Backcountry skiers are one step closer to having a fifth hut added to the Summit Hut Association. On July 28th, the U.S. Forest Service (USFS) released an environmental assessment of the Weber Hut, which according to the associations’ director, Mike Zobbe, has been in the works for over eight years.
Weber’s Hut received its name because it is located in Weber Gulch, on the north side of Baldy Mountain. It will sit at about 11,500 feet above sea level. It will join the other four huts in the Summit Hut Association- Section House and Ken’s Cabin along Boreas Pass, Janet’s Cabin near Copper Mountain, and Francie’s Cabin just south of Breckenridge. Weber Hut was part of the original master plan with the USFS for the Summit Huts Association, back in the late 1980’s.
Many aspects of the proposal were changed according to Mike Zobbe, based on input from residents, the town of Breckenridge and Summit County. The Summit Hut Association is trying to be mindful of the footprint that will be left behind. Accessing the cabin has gone through about six different versions, and the original hut plans were that it would sleep 16, but it will actually be built with a capacity of 14, said Mike Zobbe. Making the cabin any smaller would cause concerns of financial sustainability. “It still costs us the same amount to maintain the hut.” With the other huts, the demand always outpaces the supply, according to Mike Zobbe. There are always those that want an adventure, and during the really busy times, like holiday weekends, the huts are on a lottery system.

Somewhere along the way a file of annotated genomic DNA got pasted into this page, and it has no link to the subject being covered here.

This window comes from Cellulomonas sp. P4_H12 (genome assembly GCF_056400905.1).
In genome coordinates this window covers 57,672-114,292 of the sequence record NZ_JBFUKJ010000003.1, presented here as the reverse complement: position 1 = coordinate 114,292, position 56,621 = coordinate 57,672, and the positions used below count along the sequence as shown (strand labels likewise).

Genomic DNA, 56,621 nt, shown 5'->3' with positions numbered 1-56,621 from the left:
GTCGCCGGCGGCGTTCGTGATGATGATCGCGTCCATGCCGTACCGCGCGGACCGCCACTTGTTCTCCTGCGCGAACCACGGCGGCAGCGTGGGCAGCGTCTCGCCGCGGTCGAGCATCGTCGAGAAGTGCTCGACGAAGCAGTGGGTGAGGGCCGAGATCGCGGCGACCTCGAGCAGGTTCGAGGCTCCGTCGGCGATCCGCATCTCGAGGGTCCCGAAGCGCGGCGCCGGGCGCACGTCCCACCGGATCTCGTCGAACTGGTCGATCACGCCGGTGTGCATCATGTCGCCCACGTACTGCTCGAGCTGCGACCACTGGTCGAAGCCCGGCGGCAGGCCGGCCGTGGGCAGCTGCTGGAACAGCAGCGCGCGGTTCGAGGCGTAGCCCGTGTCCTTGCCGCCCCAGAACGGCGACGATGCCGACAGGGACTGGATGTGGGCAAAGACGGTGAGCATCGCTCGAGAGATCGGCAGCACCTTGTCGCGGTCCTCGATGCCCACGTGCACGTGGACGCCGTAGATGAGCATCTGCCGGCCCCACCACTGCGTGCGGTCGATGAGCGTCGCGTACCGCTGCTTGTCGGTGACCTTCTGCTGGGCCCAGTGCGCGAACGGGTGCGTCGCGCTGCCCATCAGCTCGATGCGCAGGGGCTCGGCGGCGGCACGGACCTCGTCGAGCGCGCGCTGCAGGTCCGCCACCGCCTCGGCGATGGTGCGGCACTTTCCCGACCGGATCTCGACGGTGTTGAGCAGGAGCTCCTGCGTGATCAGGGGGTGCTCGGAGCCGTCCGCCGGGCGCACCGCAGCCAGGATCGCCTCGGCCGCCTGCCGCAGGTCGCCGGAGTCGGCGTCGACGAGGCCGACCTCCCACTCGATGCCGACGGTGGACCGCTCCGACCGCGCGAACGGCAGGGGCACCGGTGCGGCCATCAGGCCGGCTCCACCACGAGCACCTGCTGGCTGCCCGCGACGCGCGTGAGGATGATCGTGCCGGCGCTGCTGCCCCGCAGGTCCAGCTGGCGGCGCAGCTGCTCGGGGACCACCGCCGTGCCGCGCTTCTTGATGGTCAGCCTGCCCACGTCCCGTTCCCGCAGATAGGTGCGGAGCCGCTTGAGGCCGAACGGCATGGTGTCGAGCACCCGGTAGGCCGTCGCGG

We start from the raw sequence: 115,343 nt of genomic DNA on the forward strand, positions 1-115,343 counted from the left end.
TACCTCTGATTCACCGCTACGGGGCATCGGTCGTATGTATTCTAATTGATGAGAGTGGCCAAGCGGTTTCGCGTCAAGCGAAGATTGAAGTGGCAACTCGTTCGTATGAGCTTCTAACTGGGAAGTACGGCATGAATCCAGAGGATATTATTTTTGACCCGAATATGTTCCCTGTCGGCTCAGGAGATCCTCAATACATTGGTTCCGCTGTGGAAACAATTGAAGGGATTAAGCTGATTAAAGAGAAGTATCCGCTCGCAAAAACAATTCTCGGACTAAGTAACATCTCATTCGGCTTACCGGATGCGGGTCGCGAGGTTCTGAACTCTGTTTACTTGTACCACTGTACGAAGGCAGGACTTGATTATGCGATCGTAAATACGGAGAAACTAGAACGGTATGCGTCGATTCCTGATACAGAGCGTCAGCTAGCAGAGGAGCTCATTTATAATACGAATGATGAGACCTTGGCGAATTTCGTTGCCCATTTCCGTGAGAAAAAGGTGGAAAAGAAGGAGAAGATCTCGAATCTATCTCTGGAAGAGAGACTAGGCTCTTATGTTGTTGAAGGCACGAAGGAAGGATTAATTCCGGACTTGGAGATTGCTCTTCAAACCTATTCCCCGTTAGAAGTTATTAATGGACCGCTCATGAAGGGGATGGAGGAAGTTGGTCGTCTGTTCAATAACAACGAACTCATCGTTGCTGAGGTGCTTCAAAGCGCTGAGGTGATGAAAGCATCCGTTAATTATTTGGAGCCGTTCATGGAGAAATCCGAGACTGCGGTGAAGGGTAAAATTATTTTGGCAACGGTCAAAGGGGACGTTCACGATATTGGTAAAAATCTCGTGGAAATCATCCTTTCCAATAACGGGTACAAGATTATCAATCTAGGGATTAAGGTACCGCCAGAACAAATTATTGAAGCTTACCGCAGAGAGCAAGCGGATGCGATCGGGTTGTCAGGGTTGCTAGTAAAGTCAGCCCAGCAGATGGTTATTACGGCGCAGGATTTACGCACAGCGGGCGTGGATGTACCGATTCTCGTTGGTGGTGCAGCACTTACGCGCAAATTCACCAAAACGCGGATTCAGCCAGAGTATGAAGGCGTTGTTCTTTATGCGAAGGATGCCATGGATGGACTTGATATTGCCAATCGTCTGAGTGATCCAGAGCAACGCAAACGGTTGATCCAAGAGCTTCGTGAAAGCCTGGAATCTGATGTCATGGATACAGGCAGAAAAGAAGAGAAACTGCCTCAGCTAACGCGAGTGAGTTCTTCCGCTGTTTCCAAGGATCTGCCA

The final environmental assessment are underway and once finished with the USFS, the Summit Hut Association with being to raise funds, hire architect to design the hut, and get access routes established. Just like the other four huts in the association, Weber Hut will be comfortable and energy-efficient.
The final approval for Weber Hut is set for September 13th, barring that there are no objections submitted to the White River National Forest office. Hopefully, everything continues to move forward so that backcountry skiers can add another stop to their list.Posted by Andrew Biggin on